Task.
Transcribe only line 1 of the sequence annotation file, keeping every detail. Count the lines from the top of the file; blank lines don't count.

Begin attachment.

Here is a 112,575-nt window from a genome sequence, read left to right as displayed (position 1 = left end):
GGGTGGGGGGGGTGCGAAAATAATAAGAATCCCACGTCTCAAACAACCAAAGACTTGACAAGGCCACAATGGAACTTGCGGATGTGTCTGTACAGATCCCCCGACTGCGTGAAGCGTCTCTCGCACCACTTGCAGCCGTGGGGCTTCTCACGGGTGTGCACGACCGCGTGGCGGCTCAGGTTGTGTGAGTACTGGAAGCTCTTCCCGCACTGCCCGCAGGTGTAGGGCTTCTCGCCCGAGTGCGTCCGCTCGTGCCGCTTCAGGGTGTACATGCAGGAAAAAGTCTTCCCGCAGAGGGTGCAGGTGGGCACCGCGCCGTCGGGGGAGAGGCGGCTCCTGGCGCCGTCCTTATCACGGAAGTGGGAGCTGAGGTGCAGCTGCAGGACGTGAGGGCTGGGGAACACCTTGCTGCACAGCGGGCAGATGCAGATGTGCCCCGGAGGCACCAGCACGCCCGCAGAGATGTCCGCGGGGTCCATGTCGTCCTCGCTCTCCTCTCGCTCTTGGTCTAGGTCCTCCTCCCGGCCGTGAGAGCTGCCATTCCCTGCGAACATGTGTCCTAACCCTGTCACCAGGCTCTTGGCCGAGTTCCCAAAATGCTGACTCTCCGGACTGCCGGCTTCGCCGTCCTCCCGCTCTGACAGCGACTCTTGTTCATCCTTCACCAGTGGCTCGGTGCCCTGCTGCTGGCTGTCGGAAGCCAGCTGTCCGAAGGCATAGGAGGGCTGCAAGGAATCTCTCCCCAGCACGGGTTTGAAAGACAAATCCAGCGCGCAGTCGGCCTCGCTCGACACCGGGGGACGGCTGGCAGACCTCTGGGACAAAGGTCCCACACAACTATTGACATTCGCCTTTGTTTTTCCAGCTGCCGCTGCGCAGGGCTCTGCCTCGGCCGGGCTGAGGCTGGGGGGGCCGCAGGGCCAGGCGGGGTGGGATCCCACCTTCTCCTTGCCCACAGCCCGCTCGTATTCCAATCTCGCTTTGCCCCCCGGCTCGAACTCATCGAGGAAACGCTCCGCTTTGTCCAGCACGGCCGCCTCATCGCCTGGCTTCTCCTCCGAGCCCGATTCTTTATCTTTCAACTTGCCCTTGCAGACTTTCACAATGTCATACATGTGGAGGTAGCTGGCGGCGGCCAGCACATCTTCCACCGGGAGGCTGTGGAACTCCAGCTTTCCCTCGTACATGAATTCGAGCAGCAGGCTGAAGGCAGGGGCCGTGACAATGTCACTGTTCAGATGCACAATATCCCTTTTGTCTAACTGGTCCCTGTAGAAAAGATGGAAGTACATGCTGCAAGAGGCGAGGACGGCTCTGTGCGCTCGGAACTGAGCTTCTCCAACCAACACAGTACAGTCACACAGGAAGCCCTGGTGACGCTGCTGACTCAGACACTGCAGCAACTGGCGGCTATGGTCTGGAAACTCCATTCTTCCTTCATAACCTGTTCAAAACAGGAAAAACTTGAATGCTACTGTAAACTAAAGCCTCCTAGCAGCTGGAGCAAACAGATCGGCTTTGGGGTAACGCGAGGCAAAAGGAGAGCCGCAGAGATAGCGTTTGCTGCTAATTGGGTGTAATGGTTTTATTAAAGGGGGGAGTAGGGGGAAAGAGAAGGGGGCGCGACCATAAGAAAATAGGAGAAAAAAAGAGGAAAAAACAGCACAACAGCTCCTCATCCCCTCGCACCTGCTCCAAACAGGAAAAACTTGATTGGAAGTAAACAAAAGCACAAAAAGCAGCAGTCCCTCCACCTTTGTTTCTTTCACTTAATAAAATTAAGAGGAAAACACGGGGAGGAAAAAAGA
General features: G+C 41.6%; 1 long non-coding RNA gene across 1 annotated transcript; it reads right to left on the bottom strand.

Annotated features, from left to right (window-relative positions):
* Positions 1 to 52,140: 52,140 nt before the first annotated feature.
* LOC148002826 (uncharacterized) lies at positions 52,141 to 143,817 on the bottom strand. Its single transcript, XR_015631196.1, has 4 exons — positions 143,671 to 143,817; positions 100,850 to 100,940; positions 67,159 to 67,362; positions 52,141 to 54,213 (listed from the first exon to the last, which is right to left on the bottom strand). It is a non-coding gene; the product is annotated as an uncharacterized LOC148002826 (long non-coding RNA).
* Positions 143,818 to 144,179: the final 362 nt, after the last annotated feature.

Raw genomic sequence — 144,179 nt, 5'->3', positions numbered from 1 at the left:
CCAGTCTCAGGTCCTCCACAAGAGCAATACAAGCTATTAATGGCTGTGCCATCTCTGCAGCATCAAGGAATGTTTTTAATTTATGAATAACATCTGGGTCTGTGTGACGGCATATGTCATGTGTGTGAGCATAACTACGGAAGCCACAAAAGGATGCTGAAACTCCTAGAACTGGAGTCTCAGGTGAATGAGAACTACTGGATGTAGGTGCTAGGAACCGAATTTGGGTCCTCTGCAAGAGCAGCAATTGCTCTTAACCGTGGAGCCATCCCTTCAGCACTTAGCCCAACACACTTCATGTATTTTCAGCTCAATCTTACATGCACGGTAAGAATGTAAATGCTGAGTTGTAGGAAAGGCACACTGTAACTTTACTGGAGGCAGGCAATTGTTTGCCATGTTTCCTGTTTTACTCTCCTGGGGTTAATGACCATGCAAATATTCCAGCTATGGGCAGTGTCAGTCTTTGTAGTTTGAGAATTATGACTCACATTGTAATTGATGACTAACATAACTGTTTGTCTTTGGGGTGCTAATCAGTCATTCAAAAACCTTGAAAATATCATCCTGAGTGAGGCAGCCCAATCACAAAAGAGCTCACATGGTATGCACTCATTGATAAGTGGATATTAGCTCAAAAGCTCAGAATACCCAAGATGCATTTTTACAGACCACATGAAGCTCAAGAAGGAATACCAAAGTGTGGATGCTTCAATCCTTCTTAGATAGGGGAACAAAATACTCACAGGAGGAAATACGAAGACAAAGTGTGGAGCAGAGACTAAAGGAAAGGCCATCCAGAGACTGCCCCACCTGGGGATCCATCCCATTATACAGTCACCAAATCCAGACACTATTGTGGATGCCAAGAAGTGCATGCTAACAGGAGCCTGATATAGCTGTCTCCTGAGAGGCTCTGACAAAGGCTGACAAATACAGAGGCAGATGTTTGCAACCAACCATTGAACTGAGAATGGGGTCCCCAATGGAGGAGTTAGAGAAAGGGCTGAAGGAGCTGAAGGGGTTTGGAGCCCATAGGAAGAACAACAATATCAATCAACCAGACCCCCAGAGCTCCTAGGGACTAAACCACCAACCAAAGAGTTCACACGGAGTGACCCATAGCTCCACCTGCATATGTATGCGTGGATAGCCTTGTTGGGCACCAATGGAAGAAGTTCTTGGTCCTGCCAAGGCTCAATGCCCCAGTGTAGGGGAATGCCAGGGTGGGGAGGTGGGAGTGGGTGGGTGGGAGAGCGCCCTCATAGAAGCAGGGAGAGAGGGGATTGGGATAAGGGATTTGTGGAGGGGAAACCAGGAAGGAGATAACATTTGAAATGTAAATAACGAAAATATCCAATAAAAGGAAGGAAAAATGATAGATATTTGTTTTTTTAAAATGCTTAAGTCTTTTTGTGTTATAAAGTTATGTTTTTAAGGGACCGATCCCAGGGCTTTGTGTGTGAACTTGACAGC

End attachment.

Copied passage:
Here is a 112,575-nt window from a genome sequence, read left to right as displayed (position 1 = left end):